LARS: I think we just play heavy metal that suits us best and what other people call it, is their own business. I grew up with Iron Maiden, Scorpions, and even Van Halen was heavy metal then and I can remember the headbanging during their Monsters Of Rock show. All these categories and sub-categories like poser metal, black metal, death metal or whatever didn't exist. I know people always need their pigeonholes and labels. Some people say we play power metal, others say we play "true" metal, whatever that means. If metal isn't true, it's not metal, anyway. I mean, all of us, you and me are involved in heavy metal, but if somebody asked me to tell the difference between black metal and death metal, I wouldn't be able to explain it to them, because it's hard to grasp all the categories and sub-categories and why should we bother, anyway? I play the music that is right for me and publish it, which is a bit more individualistic. You can't make any money with this anyway.

KNAC.COM: How will you put the concept of Hero-Nation on stage?
LARS: We will keep the main bits of our stage decoration, but of course, we can't take Carolin Fortenbacher on tour with us, so we probably can't do the ballad live. And we can't take Don Airey or Ken Hensley with us either, so, like other bands who don't have a keyboard player, the keyboards will come from a DAT or MD.

KNAC.COM: Talking about keyboard players, how did you get Don Airey and Ken Hensley for your new album?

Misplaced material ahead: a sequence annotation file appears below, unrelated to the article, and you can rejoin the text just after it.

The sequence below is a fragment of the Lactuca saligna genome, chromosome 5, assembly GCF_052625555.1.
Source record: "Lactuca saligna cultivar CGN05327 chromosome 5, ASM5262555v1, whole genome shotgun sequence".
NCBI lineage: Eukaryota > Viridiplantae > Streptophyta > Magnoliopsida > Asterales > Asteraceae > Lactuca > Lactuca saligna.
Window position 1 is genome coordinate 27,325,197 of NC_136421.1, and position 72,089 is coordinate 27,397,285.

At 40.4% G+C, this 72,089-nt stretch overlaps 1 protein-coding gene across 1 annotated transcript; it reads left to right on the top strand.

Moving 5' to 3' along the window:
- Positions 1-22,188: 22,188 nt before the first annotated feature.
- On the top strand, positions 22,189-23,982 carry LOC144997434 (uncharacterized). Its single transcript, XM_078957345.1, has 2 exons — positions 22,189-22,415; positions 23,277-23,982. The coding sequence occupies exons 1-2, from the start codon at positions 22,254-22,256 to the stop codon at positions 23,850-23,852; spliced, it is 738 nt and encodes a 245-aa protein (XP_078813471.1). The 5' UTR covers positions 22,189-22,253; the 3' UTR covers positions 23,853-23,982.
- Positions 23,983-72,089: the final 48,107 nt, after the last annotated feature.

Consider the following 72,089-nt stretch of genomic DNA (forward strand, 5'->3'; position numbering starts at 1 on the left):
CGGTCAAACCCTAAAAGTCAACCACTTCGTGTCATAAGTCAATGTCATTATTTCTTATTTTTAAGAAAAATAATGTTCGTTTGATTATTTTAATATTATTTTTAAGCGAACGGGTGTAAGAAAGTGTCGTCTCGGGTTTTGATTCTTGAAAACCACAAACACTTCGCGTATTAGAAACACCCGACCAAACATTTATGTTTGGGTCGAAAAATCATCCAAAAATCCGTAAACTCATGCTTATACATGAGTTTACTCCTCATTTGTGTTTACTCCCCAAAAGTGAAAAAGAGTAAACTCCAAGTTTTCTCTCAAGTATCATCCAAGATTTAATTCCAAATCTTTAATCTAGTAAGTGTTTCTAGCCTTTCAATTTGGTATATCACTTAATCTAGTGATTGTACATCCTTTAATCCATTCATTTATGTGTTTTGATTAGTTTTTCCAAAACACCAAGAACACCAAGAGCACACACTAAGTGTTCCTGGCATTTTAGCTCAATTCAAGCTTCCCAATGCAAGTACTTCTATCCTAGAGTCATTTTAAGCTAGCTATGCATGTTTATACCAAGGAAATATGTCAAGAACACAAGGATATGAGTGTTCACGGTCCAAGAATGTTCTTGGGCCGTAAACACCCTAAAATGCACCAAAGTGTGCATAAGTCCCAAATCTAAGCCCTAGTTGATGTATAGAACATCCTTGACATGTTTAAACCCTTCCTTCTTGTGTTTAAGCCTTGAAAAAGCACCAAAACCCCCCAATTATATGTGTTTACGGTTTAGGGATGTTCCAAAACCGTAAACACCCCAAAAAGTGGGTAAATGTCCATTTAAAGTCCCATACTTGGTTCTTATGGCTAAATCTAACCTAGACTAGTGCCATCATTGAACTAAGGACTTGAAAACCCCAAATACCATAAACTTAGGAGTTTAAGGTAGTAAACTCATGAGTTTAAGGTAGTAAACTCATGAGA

LARS: Well, we are acquainted. I have a booking company in Hamburg and I'm actually their booking agent in Germany. I know it's not very spectacular, but I wanted to have them on the album, because on each album there is a gimmick of some sort, but I thought on the third album could make my own dream come true. I am very happy and also proud to have them both on the album.

KNAC.COM: What about touring?
LARS: We'll start in Hanover at the end of April. All the dates are being booked and confirmed at the moment.

KNAC.COM: A German tour or European?
LARS: European. We have a lot of fans in the southeast part of Europe. Our shows on the last tour were completely sold out there, but there still some work to do in Germany. It is important to go on tour, even if you end up playing in front of 150 people. We have to show we are a great band and we don't rely on big names from America or whatever, and we already proved that on the State Of Triumph Tour. Hero-Nation is the best album we've made so far, but we have to do it on stage as well. Every show has to be good, although, like our Wacken show last year, some of them are not so good. Personally speaking, I don't like those bands that put an album out every one and a half years and you never see them live. I mean, that can't be the reason why they became musicians.